If you cut a west end cut  then you need these products to hold the chest out on the jacket.

I think another post was about the gorge dart in the chest. Some firms put this in as standad.

The Bridle tape is essential and is drawn in as for the mentioned reasons in previous posts but also remember this is a point of bias and would get sloppy without it. Fused suits will also have this.

Lastly yes Custom tailor is a good American phrase, but as I so prefer the word BESPOKE simply because of the origins of the word that gives it its true meaning. Unfortunately the word is so bandied around here that you can now get a Bespoke home loan, dentist, interior designer, furniture maker etc etc

Thank you for starting this discussion, I hope I can add well to this

regards

Brendon

post #56 of 64
Quote:
Originally Posted by Brendon View Post

Hi Jeffrey D
I have enjoyed reading this thread. Disclosing my hand I am a Bespoke Tailor and Cutter living in New Zealand. I travel to Savile Row every year to the home of Bespoke tailoring to learn a little more every year. It is a fascinating trade and thre are days when I love it. It has endless possibilities. I have been trained over the years by an ex Savile Row tailor and cutter and even though I have a degree of knowledge, a man from Gieves and Hawkes stated in a magazine that even after 35 years he was still learning. Once you are taught the methods of Savile Row cutting it saddens me to look at the fashion suits that the young guys are wearing today. The short coats showing the workings of the trouser. The tight shoulders with lines of tightness going accross the back to tight forward shoulder points to name but a few horrors to the trained eye. Even though there are many firms on Savile Row and they all haver a different idea of what is the best way to cut and make, none resemble anything that I have seen on all of the tailor blogs. Enough wnining
to help....Richard James Weldon ok for various canvas.
The weight of a canvas I use now start at 165 g metre for the lightest and I would use this on a 9 oz cloth
The 215 g camel hair canvas I use on a 10/11 oz cloth. Add to this the horse hair for the chest piece and then the woolen chest felt to this.
I now buy all of my camel hair canvases and horse hair in Italy. 
If you cut a west end cut  then you need these products to hold the chest out on the jacket.
I think another post was about the gorge dart in the chest. Some firms put this in as standad.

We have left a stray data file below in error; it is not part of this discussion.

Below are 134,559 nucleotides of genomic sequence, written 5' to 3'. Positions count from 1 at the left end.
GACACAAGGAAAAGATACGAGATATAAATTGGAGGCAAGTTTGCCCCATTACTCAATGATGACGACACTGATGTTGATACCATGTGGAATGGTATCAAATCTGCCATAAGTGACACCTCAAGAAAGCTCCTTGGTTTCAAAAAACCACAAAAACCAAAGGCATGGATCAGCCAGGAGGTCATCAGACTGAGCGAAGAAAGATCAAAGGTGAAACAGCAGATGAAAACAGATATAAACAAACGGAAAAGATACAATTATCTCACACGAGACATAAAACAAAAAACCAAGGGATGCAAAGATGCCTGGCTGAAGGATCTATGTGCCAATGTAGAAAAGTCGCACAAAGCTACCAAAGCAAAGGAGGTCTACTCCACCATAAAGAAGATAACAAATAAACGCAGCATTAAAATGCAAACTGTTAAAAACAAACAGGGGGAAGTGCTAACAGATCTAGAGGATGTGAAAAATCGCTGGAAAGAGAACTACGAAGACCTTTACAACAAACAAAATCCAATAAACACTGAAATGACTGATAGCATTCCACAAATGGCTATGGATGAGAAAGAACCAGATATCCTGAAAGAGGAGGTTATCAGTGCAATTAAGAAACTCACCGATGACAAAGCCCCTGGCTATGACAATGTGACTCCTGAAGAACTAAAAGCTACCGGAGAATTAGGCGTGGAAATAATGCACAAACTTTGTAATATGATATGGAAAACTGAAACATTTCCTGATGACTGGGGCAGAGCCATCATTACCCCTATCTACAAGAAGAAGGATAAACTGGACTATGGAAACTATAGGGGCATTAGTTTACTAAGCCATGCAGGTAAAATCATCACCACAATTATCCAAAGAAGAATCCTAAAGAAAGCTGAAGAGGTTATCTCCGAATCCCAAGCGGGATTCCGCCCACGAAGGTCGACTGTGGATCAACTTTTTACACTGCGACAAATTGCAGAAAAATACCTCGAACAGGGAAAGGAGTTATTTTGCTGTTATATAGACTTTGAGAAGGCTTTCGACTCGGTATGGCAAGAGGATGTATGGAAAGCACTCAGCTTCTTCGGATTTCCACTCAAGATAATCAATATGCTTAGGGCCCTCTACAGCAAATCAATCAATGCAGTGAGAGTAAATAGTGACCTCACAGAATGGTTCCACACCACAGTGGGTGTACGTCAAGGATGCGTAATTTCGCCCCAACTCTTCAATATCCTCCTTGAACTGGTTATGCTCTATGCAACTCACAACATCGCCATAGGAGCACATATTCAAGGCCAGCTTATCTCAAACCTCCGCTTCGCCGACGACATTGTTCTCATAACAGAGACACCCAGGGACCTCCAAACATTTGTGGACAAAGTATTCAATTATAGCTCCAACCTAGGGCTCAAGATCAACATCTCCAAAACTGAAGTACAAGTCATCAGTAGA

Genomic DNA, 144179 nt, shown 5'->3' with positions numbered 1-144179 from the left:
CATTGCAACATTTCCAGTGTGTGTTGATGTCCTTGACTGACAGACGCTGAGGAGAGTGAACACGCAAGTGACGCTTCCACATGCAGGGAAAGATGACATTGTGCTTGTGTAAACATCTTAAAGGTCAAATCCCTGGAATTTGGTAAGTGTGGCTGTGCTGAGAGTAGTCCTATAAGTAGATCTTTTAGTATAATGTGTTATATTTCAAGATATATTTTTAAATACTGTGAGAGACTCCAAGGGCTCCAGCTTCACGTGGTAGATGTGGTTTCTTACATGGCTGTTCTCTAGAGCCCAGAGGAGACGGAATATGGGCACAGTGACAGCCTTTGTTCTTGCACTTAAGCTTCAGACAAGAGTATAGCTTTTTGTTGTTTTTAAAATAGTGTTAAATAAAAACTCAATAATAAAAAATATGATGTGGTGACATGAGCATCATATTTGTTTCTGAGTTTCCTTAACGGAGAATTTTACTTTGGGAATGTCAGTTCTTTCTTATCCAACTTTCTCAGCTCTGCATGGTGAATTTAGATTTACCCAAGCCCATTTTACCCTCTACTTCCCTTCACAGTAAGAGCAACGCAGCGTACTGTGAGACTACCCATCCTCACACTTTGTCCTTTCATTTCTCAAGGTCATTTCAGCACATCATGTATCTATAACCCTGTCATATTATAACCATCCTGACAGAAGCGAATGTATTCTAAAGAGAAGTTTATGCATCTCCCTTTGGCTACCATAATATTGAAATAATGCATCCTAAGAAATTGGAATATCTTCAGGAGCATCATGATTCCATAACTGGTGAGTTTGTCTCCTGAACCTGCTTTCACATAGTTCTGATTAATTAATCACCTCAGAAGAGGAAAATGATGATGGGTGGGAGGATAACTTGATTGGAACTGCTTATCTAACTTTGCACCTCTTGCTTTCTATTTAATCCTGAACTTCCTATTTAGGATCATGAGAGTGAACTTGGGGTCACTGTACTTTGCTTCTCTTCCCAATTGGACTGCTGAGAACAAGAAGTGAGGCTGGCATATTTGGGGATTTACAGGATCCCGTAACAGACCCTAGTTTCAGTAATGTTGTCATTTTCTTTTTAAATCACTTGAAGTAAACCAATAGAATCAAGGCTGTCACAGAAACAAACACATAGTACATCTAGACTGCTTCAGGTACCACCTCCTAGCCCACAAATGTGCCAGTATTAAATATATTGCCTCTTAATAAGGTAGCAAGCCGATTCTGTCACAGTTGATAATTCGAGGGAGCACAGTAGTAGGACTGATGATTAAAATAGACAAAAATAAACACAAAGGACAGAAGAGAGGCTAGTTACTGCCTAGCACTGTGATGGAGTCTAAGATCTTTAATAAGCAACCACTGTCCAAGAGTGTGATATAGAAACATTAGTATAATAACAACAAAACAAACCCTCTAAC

The Bridle tape is essential and is drawn in as for the mentioned reasons in previous posts but also remember this is a point of bias and would get sloppy without it. Fused suits will also have this.
Lastly yes Custom tailor is a good American phrase, but as I so prefer the word BESPOKE simply because of the origins of the word that gives it its true meaning. Unfortunately the word is so bandied around here that you can now get a Bespoke home loan, dentist, interior designer, furniture maker etc etc
Thank you for starting this discussion, I hope I can add well to this
regards
Brendon

hi Brendon
yes its a shame the way the term bespoke is being misused. but there is no law that governs it.
seeing as bespoke means to ask for in advance, one could call a m2m bespoke and be correct.
after all its the customer that does the bespeaking. and the term does not describe the tailors work.
when i was just beginning, i met a couple of english coat makers and i was in awe of their work.
and bespoke was the magic word to me.
here everything is called custom, except suits. and bespoke has taken over there.
i am impatiently waiting for the bespoke pizzas.

be well
Alex
post #57 of 64

Great read thanks.

post #58 of 64

I am currently getting a custom suit made and on a fitting the other day, I took a picture of the insides.  The cloth is a Loro Piana 130s and fused but it also has canvas at the chest and lapels.  Would this mean that it is a half-canvas or a fused suit?

 

post #59 of 64

...sounds like half-canvassed. Why didn't you request full-canvassing?

post #60 of 64

I called and asked and he can do full canvas but it's $250 extra because of all the handwork and the cost of two-piece suit is only US$500 considering the cloth I am getting and the bemberg lining.  He showed me some other ones he's made and its not too bad.  I'm actually in Hong Kong getting it made.
 

New Posts  All Forums:Forum Nav:
  Return Home
  Back to Forum: Classic Menswear
Styleforum › Forums › Men's Style › Classic Menswear › Canvas and suit construction